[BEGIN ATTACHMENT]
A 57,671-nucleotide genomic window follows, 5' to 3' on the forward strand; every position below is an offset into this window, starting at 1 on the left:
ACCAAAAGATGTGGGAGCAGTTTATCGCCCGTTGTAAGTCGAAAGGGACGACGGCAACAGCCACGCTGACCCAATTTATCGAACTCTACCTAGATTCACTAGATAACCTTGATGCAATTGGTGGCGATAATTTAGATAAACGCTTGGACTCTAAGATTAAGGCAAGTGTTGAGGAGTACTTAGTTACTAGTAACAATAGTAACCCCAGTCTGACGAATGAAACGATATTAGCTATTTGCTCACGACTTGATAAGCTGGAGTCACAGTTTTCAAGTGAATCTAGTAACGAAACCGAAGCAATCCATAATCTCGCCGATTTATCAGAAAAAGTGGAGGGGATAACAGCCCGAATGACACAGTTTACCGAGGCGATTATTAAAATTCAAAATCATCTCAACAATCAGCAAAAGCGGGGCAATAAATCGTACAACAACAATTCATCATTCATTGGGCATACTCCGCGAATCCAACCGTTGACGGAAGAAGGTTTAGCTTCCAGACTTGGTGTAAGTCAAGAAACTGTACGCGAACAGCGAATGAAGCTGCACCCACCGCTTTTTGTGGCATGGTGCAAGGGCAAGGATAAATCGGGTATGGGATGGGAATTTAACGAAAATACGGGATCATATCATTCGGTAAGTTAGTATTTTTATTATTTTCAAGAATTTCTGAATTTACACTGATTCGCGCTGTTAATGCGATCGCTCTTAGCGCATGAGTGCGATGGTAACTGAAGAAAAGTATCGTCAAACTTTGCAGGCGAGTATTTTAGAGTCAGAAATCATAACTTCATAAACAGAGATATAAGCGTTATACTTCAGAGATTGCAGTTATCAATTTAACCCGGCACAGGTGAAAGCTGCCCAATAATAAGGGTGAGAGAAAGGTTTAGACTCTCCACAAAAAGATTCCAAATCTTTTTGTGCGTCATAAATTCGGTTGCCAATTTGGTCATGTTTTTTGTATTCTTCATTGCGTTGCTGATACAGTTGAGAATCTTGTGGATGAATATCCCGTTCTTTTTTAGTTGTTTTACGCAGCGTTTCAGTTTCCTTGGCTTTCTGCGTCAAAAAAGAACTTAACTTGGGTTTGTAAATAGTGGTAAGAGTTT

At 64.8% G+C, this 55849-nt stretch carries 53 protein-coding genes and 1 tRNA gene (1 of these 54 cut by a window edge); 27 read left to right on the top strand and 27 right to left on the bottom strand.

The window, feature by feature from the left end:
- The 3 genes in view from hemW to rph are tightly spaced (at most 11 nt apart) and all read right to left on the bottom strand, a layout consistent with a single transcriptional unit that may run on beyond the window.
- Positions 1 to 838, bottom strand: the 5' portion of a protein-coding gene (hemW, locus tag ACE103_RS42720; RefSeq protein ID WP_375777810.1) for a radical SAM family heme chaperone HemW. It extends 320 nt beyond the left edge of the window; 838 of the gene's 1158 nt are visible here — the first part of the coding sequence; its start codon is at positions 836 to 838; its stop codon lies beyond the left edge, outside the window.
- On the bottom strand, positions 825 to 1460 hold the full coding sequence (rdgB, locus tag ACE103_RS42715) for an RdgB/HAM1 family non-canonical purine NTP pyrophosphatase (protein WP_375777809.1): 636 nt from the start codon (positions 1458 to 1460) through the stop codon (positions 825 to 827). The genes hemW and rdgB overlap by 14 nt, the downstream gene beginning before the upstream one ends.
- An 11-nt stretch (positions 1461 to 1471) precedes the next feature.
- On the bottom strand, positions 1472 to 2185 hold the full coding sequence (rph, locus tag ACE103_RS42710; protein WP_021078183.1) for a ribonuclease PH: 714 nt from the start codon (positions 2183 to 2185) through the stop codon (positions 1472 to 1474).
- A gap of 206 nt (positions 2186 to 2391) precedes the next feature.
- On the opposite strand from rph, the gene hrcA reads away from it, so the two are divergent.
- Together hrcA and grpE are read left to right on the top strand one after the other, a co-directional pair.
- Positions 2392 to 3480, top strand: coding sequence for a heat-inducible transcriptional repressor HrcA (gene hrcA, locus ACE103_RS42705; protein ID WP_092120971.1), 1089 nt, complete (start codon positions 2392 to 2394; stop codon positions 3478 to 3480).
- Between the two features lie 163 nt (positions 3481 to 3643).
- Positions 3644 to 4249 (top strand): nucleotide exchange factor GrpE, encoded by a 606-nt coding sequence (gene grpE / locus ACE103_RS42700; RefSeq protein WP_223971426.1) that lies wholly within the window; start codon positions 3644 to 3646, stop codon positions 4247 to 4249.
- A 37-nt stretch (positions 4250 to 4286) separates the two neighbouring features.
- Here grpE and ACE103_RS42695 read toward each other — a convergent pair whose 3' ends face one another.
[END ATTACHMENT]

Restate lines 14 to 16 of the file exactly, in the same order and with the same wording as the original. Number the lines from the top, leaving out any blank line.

- Between the two features lie 163 nt (positions 3481 to 3643).
- Positions 3644 to 4249 (top strand): nucleotide exchange factor GrpE, encoded by a 606-nt coding sequence (gene grpE / locus ACE103_RS42700; RefSeq protein WP_223971426.1) that lies wholly within the window; start codon positions 3644 to 3646, stop codon positions 4247 to 4249.
- A 37-nt stretch (positions 4250 to 4286) separates the two neighbouring features.